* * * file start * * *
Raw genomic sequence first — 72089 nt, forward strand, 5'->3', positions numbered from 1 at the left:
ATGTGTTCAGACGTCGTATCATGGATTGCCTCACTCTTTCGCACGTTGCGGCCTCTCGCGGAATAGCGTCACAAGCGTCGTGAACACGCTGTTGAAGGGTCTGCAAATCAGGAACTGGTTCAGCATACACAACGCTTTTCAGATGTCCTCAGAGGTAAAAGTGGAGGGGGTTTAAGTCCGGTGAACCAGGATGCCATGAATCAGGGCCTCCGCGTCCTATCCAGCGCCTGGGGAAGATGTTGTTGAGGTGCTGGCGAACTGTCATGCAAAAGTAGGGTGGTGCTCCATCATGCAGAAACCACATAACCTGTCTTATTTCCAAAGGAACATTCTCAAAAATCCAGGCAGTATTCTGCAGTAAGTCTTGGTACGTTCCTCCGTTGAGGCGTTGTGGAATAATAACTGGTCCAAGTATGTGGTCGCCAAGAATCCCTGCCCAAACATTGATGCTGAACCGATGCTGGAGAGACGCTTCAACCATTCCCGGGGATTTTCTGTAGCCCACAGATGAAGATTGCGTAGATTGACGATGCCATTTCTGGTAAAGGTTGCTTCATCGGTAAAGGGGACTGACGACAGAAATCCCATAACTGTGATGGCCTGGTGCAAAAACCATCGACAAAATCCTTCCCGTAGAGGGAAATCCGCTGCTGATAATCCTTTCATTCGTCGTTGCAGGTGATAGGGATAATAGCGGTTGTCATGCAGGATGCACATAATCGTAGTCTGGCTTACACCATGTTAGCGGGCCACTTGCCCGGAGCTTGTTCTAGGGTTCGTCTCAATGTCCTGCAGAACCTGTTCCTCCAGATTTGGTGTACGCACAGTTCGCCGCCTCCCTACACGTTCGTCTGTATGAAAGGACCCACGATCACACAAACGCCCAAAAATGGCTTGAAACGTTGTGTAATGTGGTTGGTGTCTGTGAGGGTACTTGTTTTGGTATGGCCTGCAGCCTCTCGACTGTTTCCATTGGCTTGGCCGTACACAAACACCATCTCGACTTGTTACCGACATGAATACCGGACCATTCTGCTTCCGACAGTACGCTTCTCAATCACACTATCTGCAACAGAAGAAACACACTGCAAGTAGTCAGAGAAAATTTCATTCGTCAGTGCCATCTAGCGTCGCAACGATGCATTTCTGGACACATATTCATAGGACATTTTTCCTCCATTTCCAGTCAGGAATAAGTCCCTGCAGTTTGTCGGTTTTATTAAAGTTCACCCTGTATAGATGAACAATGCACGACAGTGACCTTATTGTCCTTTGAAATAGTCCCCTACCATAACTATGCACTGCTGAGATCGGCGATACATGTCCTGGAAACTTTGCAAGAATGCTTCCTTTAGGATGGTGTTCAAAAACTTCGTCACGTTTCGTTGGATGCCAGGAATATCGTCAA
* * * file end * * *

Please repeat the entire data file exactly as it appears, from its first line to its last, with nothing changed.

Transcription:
Raw genomic sequence first — 72089 nt, forward strand, 5'->3', positions numbered from 1 at the left:
ATGTGTTCAGACGTCGTATCATGGATTGCCTCACTCTTTCGCACGTTGCGGCCTCTCGCGGAATAGCGTCACAAGCGTCGTGAACACGCTGTTGAAGGGTCTGCAAATCAGGAACTGGTTCAGCATACACAACGCTTTTCAGATGTCCTCAGAGGTAAAAGTGGAGGGGGTTTAAGTCCGGTGAACCAGGATGCCATGAATCAGGGCCTCCGCGTCCTATCCAGCGCCTGGGGAAGATGTTGTTGAGGTGCTGGCGAACTGTCATGCAAAAGTAGGGTGGTGCTCCATCATGCAGAAACCACATAACCTGTCTTATTTCCAAAGGAACATTCTCAAAAATCCAGGCAGTATTCTGCAGTAAGTCTTGGTACGTTCCTCCGTTGAGGCGTTGTGGAATAATAACTGGTCCAAGTATGTGGTCGCCAAGAATCCCTGCCCAAACATTGATGCTGAACCGATGCTGGAGAGACGCTTCAACCATTCCCGGGGATTTTCTGTAGCCCACAGATGAAGATTGCGTAGATTGACGATGCCATTTCTGGTAAAGGTTGCTTCATCGGTAAAGGGGACTGACGACAGAAATCCCATAACTGTGATGGCCTGGTGCAAAAACCATCGACAAAATCCTTCCCGTAGAGGGAAATCCGCTGCTGATAATCCTTTCATTCGTCGTTGCAGGTGATAGGGATAATAGCGGTTGTCATGCAGGATGCACATAATCGTAGTCTGGCTTACACCATGTTAGCGGGCCACTTGCCCGGAGCTTGTTCTAGGGTTCGTCTCAATGTCCTGCAGAACCTGTTCCTCCAGATTTGGTGTACGCACAGTTCGCCGCCTCCCTACACGTTCGTCTGTATGAAAGGACCCACGATCACACAAACGCCCAAAAATGGCTTGAAACGTTGTGTAATGTGGTTGGTGTCTGTGAGGGTACTTGTTTTGGTATGGCCTGCAGCCTCTCGACTGTTTCCATTGGCTTGGCCGTACACAAACACCATCTCGACTTGTTACCGACATGAATACCGGACCATTCTGCTTCCGACAGTACGCTTCTCAATCACACTATCTGCAACAGAAGAAACACACTGCAAGTAGTCAGAGAAAATTTCATTCGTCAGTGCCATCTAGCGTCGCAACGATGCATTTCTGGACACATATTCATAGGACATTTTTCCTCCATTTCCAGTCAGGAATAAGTCCCTGCAGTTTGTCGGTTTTATTAAAGTTCACCCTGTATAGATGAACAATGCACGACAGTGACCTTATTGTCCTTTGAAATAGTCCCCTACCATAACTATGCACTGCTGAGATCGGCGATACATGTCCTGGAAACTTTGCAAGAATGCTTCCTTTAGGATGGTGTTCAAAAACTTCGTCACGTTTCGTTGGATGCCAGGAATATCGTCAA